• Miss Fire 1972 Chevy K10

It’s no secret that we love truck restoration projects, so when it was time to find the perfect project truck, we knew exactly where to look… Right in our own research department’s warehouse. With several great classics from Chevy, GMC, Ford, and Dodge, this 1972 Chevy K10 was an easy choice. Partly because we love the truck itself, but also because of what appeared to be an interesting history.

Since this wasn’t going to be your typical all-stock restoration, we teamed up with the TV series Chop Cut Rebuild and a local customization shop Kultured Customs. This ended up being one of our favorite projects, and although the K10 may look mostly stock, it’s been nicely enhanced with a custom interior, bed floor, 20″ Rally Style Aluminum Wheels, and a nice dose of raw power thanks to a Chevy LT1 sourced from a Corvette Stingray running through a 4L70E 4-speed transmission.

Why did we choose this particular K10? Well, she seemed to have a bit more history than most trucks since there was a stray bullet hole in the passenger side rear B pillar that went from the inside out. We have no idea how it got there, but we’re pretty sure there’s a good story there, so it was going to stay as part of the restoration. We held a naming contest to allow one of our customers to give it a name, and that’s how she became known as Miss Fire.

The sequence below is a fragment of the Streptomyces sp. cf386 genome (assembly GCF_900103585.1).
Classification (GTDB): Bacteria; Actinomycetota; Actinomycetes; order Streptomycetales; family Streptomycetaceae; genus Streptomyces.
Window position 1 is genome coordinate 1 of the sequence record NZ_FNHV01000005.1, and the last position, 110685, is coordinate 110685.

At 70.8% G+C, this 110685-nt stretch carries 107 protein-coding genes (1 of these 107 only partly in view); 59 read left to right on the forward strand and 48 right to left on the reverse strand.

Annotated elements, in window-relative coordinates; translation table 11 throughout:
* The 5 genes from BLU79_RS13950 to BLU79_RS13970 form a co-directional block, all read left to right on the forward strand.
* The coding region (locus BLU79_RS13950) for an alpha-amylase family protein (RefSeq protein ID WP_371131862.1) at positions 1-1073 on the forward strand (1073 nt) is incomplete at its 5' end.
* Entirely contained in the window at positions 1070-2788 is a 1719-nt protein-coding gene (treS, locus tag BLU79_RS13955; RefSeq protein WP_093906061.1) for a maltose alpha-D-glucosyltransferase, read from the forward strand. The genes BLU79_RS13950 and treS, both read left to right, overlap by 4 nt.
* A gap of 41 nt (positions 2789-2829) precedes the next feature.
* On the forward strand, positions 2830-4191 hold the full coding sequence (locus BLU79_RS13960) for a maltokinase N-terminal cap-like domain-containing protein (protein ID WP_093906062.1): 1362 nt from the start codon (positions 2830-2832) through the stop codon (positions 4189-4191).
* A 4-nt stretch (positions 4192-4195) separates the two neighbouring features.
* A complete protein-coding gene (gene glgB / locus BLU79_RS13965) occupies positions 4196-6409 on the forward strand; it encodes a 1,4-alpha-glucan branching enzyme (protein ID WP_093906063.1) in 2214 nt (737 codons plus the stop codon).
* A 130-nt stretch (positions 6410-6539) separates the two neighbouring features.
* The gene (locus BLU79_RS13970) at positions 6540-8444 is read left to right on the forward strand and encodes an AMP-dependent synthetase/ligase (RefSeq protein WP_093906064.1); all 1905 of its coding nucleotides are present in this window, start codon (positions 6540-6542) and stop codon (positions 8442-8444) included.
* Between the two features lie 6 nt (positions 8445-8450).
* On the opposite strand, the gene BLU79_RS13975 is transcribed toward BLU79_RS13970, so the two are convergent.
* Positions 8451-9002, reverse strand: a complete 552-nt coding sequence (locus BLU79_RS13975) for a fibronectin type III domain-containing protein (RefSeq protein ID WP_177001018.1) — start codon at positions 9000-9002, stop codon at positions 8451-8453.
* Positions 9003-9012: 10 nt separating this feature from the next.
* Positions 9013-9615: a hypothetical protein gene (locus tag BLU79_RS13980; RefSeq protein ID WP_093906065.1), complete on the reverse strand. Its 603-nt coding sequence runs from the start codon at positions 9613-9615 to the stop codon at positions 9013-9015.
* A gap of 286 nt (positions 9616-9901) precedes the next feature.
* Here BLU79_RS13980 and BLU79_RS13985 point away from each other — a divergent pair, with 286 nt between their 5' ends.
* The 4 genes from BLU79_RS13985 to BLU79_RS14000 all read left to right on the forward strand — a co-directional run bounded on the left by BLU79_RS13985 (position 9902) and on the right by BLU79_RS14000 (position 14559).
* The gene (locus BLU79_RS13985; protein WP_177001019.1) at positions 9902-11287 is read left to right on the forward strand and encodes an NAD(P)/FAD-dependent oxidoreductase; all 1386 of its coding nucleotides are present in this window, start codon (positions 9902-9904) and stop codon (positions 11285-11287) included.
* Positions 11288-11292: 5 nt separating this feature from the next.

Thanks to a lot of hard work and creative know-now, this is how Miss Fire looked at the end of the project. Scroll down to see all the steps that were taken to get her this way.

Part 1: The Beginning

Our 1972 Chevy K10 heads off for a full frame-off restoration. Since this was originally a Texas truck, there’s very little rust, but a there was a lot of red dirt throughout the truck, and the bullet hole in the cab tells us that this one has a lot of history to it.

Part 2: Tear Down

The teardown process began in our LMC Truck research facility and was completed at Kultured Customs. The Chop Cut Rebuild team was there the entire time to document the process, and they also ended a few helping hands.

Part 3: Tweety Bird Yellow

After a visit to the sand blaster, the cab was brought back to Kultured Customs where Nate and the guys quickly covered the cab with primer — very yellow primer. We used LMC Truck patch panels on both rocker panels and the cab corners to make sure the condition of the cab would be as good as new.

Part 4: New Bed Assembly

The new bed was mocked up with replacement steel bedsides and new oak wood floor from LMC Truck before everything would make its way to the painting process.